Everyday Feminism is precisely what is wrong with modern feminism. The writers for the site are typically so misinformed and uninformed that it is shocking they are able to construct complete sentences containing any information. The site is a view into a Fortress of Solitude-size echo chamber, complete with backpatting, groupthink, and flat-out lies. Yet it is the condescending tone found in many article that often results in the site’s best idiotic material.
Enter Suzannah Weiss. She wrote an article titled “4 MRA Arguments That Actually Have a Point – And Where They Go Wrong“. One already knows it will be a trainwreck of ideological nonsense just from the title. The most impressive part about the article is how blind Weiss is to the nature of her own statements. As one reads through the article, she contradicts herself within one or two sentences. A simple proofread would have caught this. One would expect an editor to catch it as well. Yet Weiss readily disproves her own arguments against men’s rights activists so frequently I can only assume she typed it and posted it immediately.
The article is fairly long, so I will break it into parts in order to address them fully. Let us begin:
When I first learned about Men’s Rights Activists (MRAs), a group of people aimed at giving men access to the same opportunities as other a/genders, I didn’t realize they had a reputation for being anti-feminist. In fact, a lot of their ideas seemed pretty feminist to me.
They wanted men to have the chance to be caretakers as well as breadwinners. They wanted all crime victims to be taken seriously. They wanted an end to stereotypes.
But once I became known to MRAs as a feminist, many let me know they weren’t on my side.
One of the lessons I learned in my years of engaging with feminists is that many of them will play the “why can’t we all get along” game whenever they encounter criticism. They will pretend to support various issues mentioned by men’s rights activists or male victim advocates, yet that support is contingent on the other side supporting feminism. Weiss fails to mention that, framing the situation as if she happened upon a group of men’s rights activists chatting about preventing sexual violence against men and when she mentioned she was a feminist they turned on her.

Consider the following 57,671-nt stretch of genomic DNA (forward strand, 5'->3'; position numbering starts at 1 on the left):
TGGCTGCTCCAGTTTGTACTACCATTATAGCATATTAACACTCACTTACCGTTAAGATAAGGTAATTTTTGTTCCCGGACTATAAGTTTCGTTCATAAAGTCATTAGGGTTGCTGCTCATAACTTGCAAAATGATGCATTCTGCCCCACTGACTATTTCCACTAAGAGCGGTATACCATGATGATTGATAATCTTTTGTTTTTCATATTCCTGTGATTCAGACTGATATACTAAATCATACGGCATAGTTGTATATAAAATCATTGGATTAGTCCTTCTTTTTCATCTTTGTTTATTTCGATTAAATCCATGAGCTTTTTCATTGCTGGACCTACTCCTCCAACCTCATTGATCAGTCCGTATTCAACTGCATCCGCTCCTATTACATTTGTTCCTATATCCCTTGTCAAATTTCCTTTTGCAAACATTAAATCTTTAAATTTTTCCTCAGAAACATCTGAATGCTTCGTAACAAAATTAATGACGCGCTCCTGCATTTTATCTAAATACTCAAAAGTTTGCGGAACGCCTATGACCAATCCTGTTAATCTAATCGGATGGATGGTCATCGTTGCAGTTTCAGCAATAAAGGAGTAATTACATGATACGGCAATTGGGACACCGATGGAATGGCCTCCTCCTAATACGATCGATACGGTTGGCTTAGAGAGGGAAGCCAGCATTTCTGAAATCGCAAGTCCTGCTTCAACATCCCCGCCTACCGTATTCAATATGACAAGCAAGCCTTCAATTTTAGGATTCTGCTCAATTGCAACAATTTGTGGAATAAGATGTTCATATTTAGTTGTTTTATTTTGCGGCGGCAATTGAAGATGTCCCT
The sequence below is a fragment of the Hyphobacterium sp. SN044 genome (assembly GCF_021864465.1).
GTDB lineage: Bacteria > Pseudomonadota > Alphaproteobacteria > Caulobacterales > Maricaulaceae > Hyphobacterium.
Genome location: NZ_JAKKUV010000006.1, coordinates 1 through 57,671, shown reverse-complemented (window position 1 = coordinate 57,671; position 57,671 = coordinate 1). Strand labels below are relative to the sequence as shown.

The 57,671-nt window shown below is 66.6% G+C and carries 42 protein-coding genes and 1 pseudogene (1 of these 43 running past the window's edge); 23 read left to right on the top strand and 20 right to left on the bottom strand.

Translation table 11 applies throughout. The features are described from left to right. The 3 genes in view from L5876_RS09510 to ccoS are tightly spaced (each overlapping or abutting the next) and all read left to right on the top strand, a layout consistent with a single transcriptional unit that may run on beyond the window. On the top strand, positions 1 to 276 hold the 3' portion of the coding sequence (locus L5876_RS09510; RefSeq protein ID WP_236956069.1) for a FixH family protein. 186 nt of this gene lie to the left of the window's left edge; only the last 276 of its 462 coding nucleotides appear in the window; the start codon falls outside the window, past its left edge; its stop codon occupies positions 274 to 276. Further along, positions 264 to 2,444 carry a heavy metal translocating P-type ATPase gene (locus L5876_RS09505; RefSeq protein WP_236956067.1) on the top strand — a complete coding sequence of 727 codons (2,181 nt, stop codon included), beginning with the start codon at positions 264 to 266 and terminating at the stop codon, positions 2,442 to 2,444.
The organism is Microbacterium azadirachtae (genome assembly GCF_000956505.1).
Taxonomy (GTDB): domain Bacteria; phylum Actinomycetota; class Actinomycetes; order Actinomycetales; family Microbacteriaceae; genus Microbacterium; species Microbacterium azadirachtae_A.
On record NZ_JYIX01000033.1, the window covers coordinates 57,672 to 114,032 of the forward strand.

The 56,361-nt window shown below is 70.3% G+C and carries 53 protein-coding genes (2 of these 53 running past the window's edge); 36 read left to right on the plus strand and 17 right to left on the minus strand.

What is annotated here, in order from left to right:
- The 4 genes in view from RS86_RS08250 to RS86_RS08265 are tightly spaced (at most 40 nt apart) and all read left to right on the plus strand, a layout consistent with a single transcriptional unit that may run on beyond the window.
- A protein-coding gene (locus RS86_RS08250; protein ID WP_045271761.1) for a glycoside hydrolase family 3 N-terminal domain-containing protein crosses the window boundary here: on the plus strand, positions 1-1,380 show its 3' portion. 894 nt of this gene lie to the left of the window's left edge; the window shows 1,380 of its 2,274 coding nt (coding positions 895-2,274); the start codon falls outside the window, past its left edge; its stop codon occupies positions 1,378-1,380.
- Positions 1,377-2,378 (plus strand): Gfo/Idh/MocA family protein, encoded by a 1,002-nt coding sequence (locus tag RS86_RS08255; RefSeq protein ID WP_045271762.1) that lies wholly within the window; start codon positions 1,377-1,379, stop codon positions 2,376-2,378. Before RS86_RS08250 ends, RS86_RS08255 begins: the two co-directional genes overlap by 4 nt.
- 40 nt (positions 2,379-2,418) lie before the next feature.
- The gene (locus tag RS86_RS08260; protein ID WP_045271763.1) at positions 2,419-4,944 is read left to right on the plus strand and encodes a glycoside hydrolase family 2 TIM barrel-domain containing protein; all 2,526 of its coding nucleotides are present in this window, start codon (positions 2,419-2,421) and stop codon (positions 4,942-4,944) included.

That seems unlikely. I got the impression from the initial statements in this article that Weiss uses a baiting approach. She attempts to come across as neutral and reasonable, but uses language that will instigate a negative, potentially hostile response. Once she gets that response, she can use it to show the other side as being unreasonable. She demonstrated this in another article in which she details how terrible it was dealing with men’s rights activists. It is a rather clever trick as no one will follow chain of interactions to see what happened or read Weiss’s original articles that prompted the negative response. So I was not surprised to see her state in her recent article:
I started getting angry tweets complaining about how women ruled the world and men were oppressed.
A few even used sexist insults against me.
She did not link to any examples of this, and I suspect that is because these types of comments are typically made in response to the counter statement, i.e. that men rule the world, women are oppressed, and sexist insults against men. There are not many men’s rights activists who randomly launch into attacks on feminists or women. Context matters. Seeing the full discussion or exchange would help people understand what led to those comments. Weiss, however, is not interested in doing that. She has a narrative, and she intends to push it:
How could people who seemingly agree on so much become such adversaries?
At their worst, MRAs are simply looking to justify misogyny under the guise of “rights.”
This is a common feminist argument, yet the problem with the argument is that men’s rights activists do not appear to seek special rights for men. They do not ask for men’s shelters to the exclusion of women’s shelters. They do not ask for men’s health departments to the exclusion of women’s health departments. They do not ask for coverage of crimes against men to the exclusion of crimes against women. So even if there is some underlying misogyny within the movement, requesting the same policies, privileges, and rights afforded to women that are not afforded to men is unrelated to that bias.